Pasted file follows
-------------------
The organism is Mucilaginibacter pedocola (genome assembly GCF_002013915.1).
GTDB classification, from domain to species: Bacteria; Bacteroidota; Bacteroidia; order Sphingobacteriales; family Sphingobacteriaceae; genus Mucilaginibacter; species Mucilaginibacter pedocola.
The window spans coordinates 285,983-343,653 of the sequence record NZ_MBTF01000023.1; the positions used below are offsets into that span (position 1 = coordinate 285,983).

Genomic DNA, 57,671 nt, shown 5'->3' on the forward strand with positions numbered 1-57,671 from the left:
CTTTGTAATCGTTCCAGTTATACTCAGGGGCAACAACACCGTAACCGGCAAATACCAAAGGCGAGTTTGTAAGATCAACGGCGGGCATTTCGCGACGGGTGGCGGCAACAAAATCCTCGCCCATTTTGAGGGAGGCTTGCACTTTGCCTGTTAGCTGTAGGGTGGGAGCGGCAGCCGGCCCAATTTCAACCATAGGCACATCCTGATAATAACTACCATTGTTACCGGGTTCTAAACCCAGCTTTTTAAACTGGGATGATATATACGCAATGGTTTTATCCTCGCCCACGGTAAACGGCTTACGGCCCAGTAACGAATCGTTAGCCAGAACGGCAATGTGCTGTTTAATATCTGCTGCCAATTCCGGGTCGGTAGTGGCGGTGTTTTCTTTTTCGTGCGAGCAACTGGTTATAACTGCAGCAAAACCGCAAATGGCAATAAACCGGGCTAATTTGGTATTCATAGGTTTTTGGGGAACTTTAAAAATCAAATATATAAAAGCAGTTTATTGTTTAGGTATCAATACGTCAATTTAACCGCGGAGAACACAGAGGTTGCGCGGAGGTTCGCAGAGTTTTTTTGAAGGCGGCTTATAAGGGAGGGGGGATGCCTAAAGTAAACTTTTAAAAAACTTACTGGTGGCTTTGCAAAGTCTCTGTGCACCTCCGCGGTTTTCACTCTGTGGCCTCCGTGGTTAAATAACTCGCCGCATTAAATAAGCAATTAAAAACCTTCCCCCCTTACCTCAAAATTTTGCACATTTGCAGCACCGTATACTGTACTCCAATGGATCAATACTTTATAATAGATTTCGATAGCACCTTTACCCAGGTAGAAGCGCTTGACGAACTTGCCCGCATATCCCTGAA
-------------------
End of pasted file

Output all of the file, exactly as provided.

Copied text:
The organism is Mucilaginibacter pedocola (genome assembly GCF_002013915.1).
GTDB classification, from domain to species: Bacteria; Bacteroidota; Bacteroidia; order Sphingobacteriales; family Sphingobacteriaceae; genus Mucilaginibacter; species Mucilaginibacter pedocola.
The window spans coordinates 285,983-343,653 of the sequence record NZ_MBTF01000023.1; the positions used below are offsets into that span (position 1 = coordinate 285,983).

Genomic DNA, 57,671 nt, shown 5'->3' on the forward strand with positions numbered 1-57,671 from the left:
CTTTGTAATCGTTCCAGTTATACTCAGGGGCAACAACACCGTAACCGGCAAATACCAAAGGCGAGTTTGTAAGATCAACGGCGGGCATTTCGCGACGGGTGGCGGCAACAAAATCCTCGCCCATTTTGAGGGAGGCTTGCACTTTGCCTGTTAGCTGTAGGGTGGGAGCGGCAGCCGGCCCAATTTCAACCATAGGCACATCCTGATAATAACTACCATTGTTACCGGGTTCTAAACCCAGCTTTTTAAACTGGGATGATATATACGCAATGGTTTTATCCTCGCCCACGGTAAACGGCTTACGGCCCAGTAACGAATCGTTAGCCAGAACGGCAATGTGCTGTTTAATATCTGCTGCCAATTCCGGGTCGGTAGTGGCGGTGTTTTCTTTTTCGTGCGAGCAACTGGTTATAACTGCAGCAAAACCGCAAATGGCAATAAACCGGGCTAATTTGGTATTCATAGGTTTTTGGGGAACTTTAAAAATCAAATATATAAAAGCAGTTTATTGTTTAGGTATCAATACGTCAATTTAACCGCGGAGAACACAGAGGTTGCGCGGAGGTTCGCAGAGTTTTTTTGAAGGCGGCTTATAAGGGAGGGGGGATGCCTAAAGTAAACTTTTAAAAAACTTACTGGTGGCTTTGCAAAGTCTCTGTGCACCTCCGCGGTTTTCACTCTGTGGCCTCCGTGGTTAAATAACTCGCCGCATTAAATAAGCAATTAAAAACCTTCCCCCCTTACCTCAAAATTTTGCACATTTGCAGCACCGTATACTGTACTCCAATGGATCAATACTTTATAATAGATTTCGATAGCACCTTTACCCAGGTAGAAGCGCTTGACGAACTTGCCCGCATATCCCTGAA